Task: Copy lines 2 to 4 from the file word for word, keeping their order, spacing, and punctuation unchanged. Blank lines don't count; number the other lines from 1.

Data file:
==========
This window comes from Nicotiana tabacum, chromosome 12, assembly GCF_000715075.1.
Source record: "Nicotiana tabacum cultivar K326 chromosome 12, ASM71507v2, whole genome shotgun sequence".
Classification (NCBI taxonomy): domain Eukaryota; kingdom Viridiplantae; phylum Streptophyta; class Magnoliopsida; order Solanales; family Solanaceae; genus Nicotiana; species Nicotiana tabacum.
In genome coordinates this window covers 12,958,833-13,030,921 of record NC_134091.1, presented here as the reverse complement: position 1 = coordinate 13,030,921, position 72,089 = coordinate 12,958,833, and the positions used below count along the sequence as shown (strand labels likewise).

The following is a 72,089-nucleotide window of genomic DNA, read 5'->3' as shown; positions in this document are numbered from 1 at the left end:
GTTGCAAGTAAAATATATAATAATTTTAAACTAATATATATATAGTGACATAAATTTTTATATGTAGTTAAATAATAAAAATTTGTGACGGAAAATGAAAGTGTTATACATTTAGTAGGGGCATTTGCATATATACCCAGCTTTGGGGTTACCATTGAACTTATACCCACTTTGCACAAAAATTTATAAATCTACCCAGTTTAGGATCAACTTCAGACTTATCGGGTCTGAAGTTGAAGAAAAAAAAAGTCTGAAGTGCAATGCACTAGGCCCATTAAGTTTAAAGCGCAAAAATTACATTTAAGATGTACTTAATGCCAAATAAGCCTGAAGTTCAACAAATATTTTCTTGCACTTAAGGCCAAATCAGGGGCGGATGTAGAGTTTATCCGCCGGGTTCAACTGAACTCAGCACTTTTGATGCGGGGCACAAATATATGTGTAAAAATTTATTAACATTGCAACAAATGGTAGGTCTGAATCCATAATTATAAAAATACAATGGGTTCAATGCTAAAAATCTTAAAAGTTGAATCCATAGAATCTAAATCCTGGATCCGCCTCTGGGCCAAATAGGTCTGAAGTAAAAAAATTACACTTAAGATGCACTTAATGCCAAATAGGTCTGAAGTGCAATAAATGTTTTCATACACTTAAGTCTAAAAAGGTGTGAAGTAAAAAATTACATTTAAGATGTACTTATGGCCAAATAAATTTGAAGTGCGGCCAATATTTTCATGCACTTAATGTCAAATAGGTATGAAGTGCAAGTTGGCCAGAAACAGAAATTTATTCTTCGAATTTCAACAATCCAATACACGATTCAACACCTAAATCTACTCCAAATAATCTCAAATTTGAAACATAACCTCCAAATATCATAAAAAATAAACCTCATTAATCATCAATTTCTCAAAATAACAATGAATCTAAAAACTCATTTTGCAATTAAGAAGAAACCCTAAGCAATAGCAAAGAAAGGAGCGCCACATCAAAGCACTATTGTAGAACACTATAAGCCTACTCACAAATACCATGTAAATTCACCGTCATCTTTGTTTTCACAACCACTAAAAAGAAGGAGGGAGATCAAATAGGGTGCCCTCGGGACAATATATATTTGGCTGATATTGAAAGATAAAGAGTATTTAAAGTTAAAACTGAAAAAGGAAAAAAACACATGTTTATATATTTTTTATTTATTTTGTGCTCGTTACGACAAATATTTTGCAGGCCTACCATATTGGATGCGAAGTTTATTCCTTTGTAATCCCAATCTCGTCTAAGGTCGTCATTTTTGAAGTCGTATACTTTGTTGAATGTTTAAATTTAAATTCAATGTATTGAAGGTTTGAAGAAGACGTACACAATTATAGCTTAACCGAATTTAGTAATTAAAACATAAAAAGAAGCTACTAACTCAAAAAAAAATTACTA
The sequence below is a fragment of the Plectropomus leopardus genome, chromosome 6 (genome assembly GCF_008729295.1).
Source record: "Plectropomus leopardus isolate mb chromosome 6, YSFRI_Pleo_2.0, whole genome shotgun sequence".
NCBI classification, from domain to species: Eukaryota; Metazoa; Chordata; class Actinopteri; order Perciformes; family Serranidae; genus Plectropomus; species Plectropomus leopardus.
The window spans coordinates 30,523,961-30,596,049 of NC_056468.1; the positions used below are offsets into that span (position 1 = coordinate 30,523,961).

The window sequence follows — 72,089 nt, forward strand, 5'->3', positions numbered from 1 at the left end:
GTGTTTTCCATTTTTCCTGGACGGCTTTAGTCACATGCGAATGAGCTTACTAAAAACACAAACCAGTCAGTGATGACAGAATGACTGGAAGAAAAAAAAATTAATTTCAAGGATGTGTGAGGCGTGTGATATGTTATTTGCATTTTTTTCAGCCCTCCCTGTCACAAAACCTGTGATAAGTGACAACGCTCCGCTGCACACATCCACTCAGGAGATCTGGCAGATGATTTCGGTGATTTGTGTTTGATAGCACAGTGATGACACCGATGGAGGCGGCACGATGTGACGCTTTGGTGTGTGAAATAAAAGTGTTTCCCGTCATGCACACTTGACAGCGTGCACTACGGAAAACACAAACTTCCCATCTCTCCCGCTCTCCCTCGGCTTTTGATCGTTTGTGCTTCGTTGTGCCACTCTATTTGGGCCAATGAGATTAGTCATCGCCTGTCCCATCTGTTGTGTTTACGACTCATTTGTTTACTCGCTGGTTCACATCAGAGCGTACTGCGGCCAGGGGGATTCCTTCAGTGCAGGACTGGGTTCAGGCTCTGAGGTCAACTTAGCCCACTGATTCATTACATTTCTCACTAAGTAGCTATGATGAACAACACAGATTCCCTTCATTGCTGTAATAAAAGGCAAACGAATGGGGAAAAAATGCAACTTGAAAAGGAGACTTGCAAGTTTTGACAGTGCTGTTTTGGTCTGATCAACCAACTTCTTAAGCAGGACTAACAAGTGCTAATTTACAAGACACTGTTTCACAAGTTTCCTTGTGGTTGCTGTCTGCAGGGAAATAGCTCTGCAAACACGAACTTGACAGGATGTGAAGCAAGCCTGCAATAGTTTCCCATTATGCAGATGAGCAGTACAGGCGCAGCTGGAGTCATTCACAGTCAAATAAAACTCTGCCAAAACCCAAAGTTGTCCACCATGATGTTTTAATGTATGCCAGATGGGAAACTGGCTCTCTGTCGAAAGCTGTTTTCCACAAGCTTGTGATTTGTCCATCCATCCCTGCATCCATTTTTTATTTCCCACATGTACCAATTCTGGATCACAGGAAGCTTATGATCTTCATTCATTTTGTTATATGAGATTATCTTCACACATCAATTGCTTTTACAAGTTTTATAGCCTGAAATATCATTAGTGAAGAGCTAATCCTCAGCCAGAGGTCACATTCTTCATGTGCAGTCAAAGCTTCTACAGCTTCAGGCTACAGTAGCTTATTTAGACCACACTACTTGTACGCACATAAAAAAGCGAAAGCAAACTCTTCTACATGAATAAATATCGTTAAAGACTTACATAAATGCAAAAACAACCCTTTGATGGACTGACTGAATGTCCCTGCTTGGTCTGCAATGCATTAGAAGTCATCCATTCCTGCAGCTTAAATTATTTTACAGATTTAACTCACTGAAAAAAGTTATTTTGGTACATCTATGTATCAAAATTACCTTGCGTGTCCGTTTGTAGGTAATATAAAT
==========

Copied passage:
Source record: "Nicotiana tabacum cultivar K326 chromosome 12, ASM71507v2, whole genome shotgun sequence".
Classification (NCBI taxonomy): domain Eukaryota; kingdom Viridiplantae; phylum Streptophyta; class Magnoliopsida; order Solanales; family Solanaceae; genus Nicotiana; species Nicotiana tabacum.
In genome coordinates this window covers 12,958,833-13,030,921 of record NC_134091.1, presented here as the reverse complement: position 1 = coordinate 13,030,921, position 72,089 = coordinate 12,958,833, and the positions used below count along the sequence as shown (strand labels likewise).